Manhattan Eye and Ear Infirmary
Manhattan Eye and Ear Infirmary
Alexiades-Armenakas M.,Yale University |
Alexiades-Armenakas M.,Dermatology and Laser Surgery Center |
Rosenberg D.,Manhattan Eye and Ear Infirmary |
Renton B.,Iridex Corporation |
And 3 more authors.
Archives of Dermatology | Year: 2010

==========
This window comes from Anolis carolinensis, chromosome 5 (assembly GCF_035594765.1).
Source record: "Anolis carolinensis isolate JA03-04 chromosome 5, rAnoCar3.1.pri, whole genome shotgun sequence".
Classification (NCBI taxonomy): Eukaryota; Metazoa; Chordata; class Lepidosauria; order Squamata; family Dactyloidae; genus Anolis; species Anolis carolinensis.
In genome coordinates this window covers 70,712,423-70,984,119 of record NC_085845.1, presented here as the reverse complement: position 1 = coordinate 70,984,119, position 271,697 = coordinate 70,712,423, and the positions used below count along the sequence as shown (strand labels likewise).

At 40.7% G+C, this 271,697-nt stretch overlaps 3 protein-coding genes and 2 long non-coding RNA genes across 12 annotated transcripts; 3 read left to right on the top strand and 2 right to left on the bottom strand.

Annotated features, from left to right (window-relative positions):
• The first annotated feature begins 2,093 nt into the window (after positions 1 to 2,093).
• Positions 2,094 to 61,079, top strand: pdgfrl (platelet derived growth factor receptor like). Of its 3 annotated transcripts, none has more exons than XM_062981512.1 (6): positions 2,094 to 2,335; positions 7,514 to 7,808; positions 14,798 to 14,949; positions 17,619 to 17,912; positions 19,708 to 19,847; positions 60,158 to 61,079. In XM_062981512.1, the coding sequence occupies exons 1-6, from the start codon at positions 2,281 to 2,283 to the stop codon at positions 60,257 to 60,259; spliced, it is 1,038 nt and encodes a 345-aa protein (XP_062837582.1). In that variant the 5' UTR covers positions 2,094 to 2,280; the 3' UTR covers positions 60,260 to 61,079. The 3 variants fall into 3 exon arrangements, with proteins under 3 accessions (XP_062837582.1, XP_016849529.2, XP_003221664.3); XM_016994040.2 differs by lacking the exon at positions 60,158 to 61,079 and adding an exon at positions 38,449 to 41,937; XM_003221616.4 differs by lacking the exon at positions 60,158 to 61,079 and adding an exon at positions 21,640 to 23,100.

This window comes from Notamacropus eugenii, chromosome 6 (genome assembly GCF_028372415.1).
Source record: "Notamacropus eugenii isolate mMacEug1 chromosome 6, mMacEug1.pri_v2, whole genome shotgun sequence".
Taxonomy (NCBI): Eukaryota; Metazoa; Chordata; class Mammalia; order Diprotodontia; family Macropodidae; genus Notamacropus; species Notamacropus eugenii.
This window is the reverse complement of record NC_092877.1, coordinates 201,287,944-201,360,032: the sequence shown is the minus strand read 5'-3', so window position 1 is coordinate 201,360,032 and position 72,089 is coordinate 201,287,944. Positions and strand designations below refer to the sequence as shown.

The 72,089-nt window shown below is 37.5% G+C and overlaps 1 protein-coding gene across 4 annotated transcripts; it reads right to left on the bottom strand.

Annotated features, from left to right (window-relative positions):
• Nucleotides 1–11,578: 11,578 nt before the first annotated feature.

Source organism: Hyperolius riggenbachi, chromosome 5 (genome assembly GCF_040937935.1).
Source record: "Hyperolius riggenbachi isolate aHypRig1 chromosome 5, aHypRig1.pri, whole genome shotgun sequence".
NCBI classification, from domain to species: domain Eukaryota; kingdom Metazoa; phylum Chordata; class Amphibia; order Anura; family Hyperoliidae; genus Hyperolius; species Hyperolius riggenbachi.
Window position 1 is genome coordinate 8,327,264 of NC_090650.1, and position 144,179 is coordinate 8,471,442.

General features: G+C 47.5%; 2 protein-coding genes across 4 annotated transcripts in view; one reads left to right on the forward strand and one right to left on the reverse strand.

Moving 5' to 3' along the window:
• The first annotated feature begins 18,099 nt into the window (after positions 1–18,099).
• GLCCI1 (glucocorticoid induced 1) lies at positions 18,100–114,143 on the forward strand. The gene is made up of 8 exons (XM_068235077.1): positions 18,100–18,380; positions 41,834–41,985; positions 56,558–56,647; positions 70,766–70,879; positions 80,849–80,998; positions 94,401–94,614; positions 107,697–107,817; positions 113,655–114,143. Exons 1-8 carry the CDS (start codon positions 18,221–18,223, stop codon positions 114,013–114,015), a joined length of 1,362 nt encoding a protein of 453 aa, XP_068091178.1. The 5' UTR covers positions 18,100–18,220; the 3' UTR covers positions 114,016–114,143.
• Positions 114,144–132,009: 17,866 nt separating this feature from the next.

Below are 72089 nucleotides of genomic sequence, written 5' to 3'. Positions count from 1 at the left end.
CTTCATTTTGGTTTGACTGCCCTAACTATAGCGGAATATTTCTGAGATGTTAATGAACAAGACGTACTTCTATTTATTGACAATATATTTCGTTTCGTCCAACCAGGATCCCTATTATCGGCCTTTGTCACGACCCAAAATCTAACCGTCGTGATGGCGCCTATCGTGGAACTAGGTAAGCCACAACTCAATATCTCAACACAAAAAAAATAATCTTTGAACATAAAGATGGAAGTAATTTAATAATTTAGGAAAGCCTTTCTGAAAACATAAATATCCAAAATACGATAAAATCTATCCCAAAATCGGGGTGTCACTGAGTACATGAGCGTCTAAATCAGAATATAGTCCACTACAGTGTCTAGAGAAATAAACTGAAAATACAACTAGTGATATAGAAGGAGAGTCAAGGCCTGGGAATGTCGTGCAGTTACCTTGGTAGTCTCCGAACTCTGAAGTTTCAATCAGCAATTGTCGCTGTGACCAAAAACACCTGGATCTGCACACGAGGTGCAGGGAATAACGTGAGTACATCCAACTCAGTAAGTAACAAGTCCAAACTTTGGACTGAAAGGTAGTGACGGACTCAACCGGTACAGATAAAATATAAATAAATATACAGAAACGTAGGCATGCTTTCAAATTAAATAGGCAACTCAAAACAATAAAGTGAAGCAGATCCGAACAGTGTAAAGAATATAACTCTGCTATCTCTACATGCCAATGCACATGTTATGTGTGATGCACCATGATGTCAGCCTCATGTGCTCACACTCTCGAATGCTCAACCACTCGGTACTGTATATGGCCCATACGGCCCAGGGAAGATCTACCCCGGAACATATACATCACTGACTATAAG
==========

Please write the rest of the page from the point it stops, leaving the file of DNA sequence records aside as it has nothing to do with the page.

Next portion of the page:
Objectives: To quantify the improvements in laxity from the surgical face-lift and to perform a randomized, blinded comparison with the clinical effects of a novel, minimally invasive fractional radiofrequency (FRF) system. Study Design: Randomized, blinded, comparative trial. Patients: Fifteen sequential patients with facial skin laxity enrolled in the trial and completed FRF treatment and follow-up. Baseline and follow-up digital photographs of patients undergoing FRF were randomly mixed with 6 sets of baseline and follow-up images of patients undergoing surgical face-lift with equivalent baseline facial laxity grades. Main Outcome Measures: Five independent blinded evaluators graded randomized baseline and 3- to 6-month follow-up photographs using a comprehensive quantitative 4-point laxity grading scale. Quantitative changes in laxity grades were calculated and compared statistically for FRF treatment vs surgical face-lifts. Patient satisfaction and adverse events were also evaluated. Results: Blinded grading of unmarked, randomized baseline and follow-up photographs of patients undergoing FRF treatment randomized with baseline and follow-up photographs of patients under going surgical face-lift demonstrated statistically significant improvement in facial laxity, with a mean grade improvement of 1.20 for patients in the surgical face-lift group and of 0.44 for FRF-treated patients on a 4-point laxity grading scale (P<.001). The improvements relative to baseline were 16% for FRF treatment compared with49%for the surgical face-lift.The meanlaxity improvement from a single FRF treatment was 37% that of the surgical face-lift. Patient satisfaction was high (dissatisfied,0%; neutral, 7%; satisfied, 60%; andvery satisfied, 33%). All participants in the FRF treatment group experienced transient erythema, mild edema, and mild to moderate purpura that resolved in 5 to 10 days, and they returned to normal activities within 24 hours. There were no adverse events or complications in the FRF group. All patients in the surgical face-lift group experienced scarring at surgical margins, erythema, edema, and ecchymosis, and they returned to normal activities on suture removal at 7 to 10 days. Conclusions: This randomized, blinded, quantitative assessment using a validated grading scale of skin laxity improvement from the gold standard treatment, the surgical face-lift, and comparative analysis to a novel, minimally invasive FRF treatment has demonstrated 49% improvement in skin laxity relative to baseline for the surgical facelift, compared with 16% for FRF. The surgical face-lift resulted in a mean 1.20-grade improvement on the 4-point laxity grading scale. In comparison, a single, minimally invasive FRF treatment demonstrated a 0.44-laxity grade improvement, or 37% that of the surgical face-lift, without the adverse effects and complications of surgical procedures. This study provides a basis for quantifying cosmetic outcomes from novel treatments with comparative analysis to the gold standard. It also suggests that minimally invasive FRF treatment may provide an important nonsurgical option for the treatment of facial skin laxity. Trial Registration: clinicaltrials.gov Identifier: NCT00791414. ©2010 American Medical Association. All rights reserved.